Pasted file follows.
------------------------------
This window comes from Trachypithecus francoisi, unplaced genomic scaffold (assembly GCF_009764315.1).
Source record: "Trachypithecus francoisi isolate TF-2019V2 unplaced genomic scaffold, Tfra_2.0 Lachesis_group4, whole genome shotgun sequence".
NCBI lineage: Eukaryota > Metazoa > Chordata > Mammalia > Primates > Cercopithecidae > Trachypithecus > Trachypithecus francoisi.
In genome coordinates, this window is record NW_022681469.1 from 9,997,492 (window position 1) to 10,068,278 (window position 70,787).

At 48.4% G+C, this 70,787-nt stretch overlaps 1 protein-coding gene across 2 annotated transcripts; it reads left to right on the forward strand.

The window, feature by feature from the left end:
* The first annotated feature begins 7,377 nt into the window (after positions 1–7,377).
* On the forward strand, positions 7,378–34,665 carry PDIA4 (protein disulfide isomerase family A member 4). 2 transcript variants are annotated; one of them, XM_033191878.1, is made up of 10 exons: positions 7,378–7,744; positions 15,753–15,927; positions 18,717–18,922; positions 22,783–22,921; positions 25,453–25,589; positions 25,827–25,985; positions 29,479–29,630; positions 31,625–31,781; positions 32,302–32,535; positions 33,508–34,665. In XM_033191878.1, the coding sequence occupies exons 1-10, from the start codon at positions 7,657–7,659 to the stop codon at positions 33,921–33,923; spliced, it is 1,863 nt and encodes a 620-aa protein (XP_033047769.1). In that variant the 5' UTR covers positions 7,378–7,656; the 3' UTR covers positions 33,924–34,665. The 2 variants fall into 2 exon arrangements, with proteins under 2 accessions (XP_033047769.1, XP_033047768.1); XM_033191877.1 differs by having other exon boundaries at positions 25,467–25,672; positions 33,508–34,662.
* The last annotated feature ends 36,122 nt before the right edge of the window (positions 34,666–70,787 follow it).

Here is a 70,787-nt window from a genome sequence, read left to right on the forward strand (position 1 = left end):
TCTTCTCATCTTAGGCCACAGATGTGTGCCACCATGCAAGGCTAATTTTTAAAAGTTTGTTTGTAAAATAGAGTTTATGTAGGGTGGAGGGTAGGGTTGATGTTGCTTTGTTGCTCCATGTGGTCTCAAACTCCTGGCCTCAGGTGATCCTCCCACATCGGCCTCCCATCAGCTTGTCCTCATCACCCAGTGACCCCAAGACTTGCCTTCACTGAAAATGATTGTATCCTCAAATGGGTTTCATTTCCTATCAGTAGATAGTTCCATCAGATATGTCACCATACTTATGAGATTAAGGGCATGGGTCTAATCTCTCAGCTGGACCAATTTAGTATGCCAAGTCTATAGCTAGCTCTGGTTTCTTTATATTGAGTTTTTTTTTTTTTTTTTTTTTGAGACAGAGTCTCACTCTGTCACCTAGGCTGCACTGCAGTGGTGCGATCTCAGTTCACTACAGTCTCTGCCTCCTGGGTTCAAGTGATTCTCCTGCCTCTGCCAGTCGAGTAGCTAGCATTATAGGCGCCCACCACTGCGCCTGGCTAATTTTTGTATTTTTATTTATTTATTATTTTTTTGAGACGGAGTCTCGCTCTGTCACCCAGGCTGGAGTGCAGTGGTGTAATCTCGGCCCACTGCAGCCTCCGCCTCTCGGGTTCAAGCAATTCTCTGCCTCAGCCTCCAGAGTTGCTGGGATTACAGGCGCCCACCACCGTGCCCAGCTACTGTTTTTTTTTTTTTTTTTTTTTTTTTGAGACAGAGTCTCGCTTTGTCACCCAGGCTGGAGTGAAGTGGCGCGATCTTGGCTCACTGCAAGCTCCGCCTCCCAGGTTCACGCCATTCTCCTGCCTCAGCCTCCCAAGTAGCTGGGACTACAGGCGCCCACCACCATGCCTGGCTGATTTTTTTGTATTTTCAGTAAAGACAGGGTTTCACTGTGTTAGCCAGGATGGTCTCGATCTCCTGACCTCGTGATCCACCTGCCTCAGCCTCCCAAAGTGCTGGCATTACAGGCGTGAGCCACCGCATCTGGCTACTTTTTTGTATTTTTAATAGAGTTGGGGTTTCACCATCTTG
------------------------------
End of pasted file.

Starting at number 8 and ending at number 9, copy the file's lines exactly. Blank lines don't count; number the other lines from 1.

* On the forward strand, positions 7,378–34,665 carry PDIA4 (protein disulfide isomerase family A member 4). 2 transcript variants are annotated; one of them, XM_033191878.1, is made up of 10 exons: positions 7,378–7,744; positions 15,753–15,927; positions 18,717–18,922; positions 22,783–22,921; positions 25,453–25,589; positions 25,827–25,985; positions 29,479–29,630; positions 31,625–31,781; positions 32,302–32,535; positions 33,508–34,665. In XM_033191878.1, the coding sequence occupies exons 1-10, from the start codon at positions 7,657–7,659 to the stop codon at positions 33,921–33,923; spliced, it is 1,863 nt and encodes a 620-aa protein (XP_033047769.1). In that variant the 5' UTR covers positions 7,378–7,656; the 3' UTR covers positions 33,924–34,665. The 2 variants fall into 2 exon arrangements, with proteins under 2 accessions (XP_033047769.1, XP_033047768.1); XM_033191877.1 differs by having other exon boundaries at positions 25,467–25,672; positions 33,508–34,662.
* The last annotated feature ends 36,122 nt before the right edge of the window (positions 34,666–70,787 follow it).